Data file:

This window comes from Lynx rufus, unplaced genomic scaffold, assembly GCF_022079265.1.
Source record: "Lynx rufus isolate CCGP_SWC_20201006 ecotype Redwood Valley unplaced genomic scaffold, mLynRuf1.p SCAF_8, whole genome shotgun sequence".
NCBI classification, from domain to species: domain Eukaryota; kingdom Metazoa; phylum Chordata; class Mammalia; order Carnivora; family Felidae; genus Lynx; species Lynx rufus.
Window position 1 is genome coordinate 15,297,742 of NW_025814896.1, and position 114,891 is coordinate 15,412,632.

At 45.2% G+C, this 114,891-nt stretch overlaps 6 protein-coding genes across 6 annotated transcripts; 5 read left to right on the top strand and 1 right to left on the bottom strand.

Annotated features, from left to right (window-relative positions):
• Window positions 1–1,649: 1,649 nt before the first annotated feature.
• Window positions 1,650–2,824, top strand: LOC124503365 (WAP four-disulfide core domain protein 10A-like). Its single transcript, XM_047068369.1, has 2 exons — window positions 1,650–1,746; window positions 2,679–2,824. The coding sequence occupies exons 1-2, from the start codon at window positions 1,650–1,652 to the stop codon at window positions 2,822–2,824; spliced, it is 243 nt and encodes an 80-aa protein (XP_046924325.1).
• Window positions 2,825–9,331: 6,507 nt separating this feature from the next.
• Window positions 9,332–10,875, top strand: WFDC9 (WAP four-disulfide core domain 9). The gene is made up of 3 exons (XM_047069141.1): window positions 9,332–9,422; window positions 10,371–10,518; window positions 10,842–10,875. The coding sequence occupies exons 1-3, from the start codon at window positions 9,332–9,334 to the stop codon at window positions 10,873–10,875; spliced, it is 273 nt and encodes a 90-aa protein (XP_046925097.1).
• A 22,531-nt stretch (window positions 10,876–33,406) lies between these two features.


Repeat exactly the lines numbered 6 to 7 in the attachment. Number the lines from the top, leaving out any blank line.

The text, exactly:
Annotated features, from left to right (window-relative positions):
• Window positions 1–1,649: 1,649 nt before the first annotated feature.